Updated: Apr 5
I was definitely anxious at the starting gate - about to go for the longest run I’ve ever attempted. Though I felt confident I’d finish, I didn’t know what to expect in-between. Leading up to the race, the more worried I got to the question “What if I hit that wall?” or I even had one guy tell me I might die running that long. Thankfully, I had a great coach and some long training runs under my belt that made me think otherwise. I knew I was going finish. I saw myself crossing the finish line before the race even started. I knew how bad I wanted it, and this was my mindset.
After six hours and some change just what I had been striving for happened, I achieved my first 50k. Along the way in this challenge I learned quite a few unexpected lessons physically and mentally. I learned a lot of people supported me in my journey which is an amazing feeling as well.
1. It’s a long way to the finish line, take it easy
One of the most important things I learned is how important this is. My coach told me “You can’t win in the beginning, but you can lose in the beginning”, I kept that in mind. I ended up passing a guy 4 hours later that flew ahead of me in the beginning, I remember even mentioning to him to take it easy, now he was suffering the consequences of going out too hard.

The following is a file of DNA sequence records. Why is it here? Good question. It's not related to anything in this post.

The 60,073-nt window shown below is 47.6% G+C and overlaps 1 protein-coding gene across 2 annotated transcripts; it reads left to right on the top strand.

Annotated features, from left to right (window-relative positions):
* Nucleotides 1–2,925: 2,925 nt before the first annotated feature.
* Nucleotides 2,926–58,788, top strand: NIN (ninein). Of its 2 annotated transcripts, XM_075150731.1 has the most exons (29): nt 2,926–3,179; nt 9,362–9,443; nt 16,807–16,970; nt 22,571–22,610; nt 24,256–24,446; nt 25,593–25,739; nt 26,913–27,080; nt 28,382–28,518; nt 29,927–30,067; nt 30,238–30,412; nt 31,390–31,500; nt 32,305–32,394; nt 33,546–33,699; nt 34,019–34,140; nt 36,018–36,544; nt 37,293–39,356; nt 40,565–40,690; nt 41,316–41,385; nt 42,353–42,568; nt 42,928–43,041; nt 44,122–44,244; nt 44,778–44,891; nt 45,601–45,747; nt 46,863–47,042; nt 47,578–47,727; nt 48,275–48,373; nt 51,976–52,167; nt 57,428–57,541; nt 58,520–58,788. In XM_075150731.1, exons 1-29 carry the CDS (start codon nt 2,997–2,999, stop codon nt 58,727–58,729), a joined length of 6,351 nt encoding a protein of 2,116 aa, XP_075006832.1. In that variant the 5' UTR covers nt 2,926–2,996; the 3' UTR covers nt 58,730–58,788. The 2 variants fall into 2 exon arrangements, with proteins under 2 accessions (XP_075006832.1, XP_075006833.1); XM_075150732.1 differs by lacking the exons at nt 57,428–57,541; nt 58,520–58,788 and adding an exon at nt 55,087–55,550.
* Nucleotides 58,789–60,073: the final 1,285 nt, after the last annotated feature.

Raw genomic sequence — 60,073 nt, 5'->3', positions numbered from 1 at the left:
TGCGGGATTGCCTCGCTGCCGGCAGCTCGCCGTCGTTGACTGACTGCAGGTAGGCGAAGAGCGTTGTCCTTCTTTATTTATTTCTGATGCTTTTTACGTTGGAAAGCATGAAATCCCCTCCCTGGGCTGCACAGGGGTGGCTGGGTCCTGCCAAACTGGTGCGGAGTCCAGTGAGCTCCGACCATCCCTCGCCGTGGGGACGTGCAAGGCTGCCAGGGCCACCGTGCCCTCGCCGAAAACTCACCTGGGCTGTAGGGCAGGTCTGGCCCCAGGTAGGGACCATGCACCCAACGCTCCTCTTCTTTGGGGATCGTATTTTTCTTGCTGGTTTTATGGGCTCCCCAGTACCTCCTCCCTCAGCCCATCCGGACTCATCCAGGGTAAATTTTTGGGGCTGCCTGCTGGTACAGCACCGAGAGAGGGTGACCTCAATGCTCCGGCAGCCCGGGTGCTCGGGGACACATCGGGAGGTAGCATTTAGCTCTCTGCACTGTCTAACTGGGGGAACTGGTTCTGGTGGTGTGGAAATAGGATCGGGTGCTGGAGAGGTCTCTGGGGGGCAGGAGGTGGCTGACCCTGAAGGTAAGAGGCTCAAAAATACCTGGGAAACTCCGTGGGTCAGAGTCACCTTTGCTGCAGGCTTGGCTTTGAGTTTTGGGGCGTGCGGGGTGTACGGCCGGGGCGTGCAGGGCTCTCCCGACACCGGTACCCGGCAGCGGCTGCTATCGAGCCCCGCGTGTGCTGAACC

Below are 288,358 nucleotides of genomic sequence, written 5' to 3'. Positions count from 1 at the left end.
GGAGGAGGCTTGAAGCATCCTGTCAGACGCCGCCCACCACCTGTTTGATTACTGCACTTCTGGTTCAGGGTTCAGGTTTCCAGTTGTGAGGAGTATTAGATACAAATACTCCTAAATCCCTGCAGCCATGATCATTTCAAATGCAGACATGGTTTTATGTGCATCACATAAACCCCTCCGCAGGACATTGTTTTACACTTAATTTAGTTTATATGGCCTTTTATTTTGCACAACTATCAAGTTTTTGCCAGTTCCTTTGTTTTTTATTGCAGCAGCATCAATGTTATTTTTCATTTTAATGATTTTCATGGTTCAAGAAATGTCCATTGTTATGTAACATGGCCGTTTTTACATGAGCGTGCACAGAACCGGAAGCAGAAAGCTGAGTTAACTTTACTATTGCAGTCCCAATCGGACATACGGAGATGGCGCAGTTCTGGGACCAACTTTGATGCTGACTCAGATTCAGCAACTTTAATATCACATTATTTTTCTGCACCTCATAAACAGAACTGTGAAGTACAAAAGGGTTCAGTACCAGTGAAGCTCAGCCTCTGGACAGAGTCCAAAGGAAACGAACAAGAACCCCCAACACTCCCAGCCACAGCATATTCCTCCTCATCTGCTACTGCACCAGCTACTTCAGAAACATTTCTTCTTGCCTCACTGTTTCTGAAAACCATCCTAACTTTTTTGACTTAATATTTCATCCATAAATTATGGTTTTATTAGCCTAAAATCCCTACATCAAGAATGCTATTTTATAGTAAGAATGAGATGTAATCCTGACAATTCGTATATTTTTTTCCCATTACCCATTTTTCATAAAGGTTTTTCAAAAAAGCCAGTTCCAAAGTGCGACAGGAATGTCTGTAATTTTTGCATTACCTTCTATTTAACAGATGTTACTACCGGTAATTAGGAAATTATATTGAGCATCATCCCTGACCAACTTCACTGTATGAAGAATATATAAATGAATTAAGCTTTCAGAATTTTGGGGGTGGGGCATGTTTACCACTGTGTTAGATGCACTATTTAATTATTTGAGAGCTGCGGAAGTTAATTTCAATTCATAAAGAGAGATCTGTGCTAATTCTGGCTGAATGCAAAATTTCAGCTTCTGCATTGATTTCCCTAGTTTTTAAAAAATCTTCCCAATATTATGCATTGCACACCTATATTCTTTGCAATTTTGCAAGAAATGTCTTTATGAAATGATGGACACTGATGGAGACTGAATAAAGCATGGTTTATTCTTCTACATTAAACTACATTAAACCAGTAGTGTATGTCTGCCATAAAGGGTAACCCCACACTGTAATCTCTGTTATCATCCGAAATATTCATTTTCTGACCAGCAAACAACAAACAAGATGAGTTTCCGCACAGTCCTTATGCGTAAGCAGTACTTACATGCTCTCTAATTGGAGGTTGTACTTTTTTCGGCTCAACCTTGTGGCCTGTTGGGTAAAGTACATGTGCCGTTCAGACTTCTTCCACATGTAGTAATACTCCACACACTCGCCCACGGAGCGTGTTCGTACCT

2. Stay hydrated
This is probably one of the toughest things to do right. I figured this out after peeing out a dark yellow liquid after I thought I had been drinking more than enough water. I then learned how important it take down as much as a possible right from the beginning, filling up my bottles as much as possible using those aid stations as a tactical advantage.
3. Keep moving
I learned you need a good pace for this, all I knew is that I did not want to walk. When I wanted to walk I wouldn’t let myself, I was popping a gel instead or consuming one of the granola bars I brought in a plastic baggy that I cut up into pieces the night before. I used this to my advantage, making up time I lost stopped at aid stations.
4. You need to consume more calories
My coach was stressing me on this from the very beginning, I needed to start right away, or it could be too late. The question then again comes to me “What if I hit that wall?” I didn’t know how really empty I was until the race ended, and I’m so thankful I took his advice or that bonk might of actually happened. You don’t really think about it until you look at it in the way that you’re out there for 6 hours and skipping meals, and you have to feed yourself like it’s a normal day, it’s so important.
5. We believe in you
When it was getting tough at the end, I was tired and slowing down. I had fueled myself and I was staying hydrated but at one point it didn’t matter, I had pushed myself farther than I’ve ever gone and I felt it in my legs. The mental game came on again, and this time it was me thinking about all the people that have been supporting me and believing in me. I cannot explain how powerful the mind is, it allowed me to keep going when I wanted to stop. I’m so thankful for the people that love me and inspire me.
If you want it bad enough I believe you can achieve anything in life. Prepare for your first race as much as possible and I promise it will show. Believe in yourself!
Chris McKnight is a Ultra Expeditions coached athlete and currently is training for his first 50 miler.
To learn more and to get customized coaching, check out the Ultra Expeditions website: https://www.ultraexpeditions.com/coaching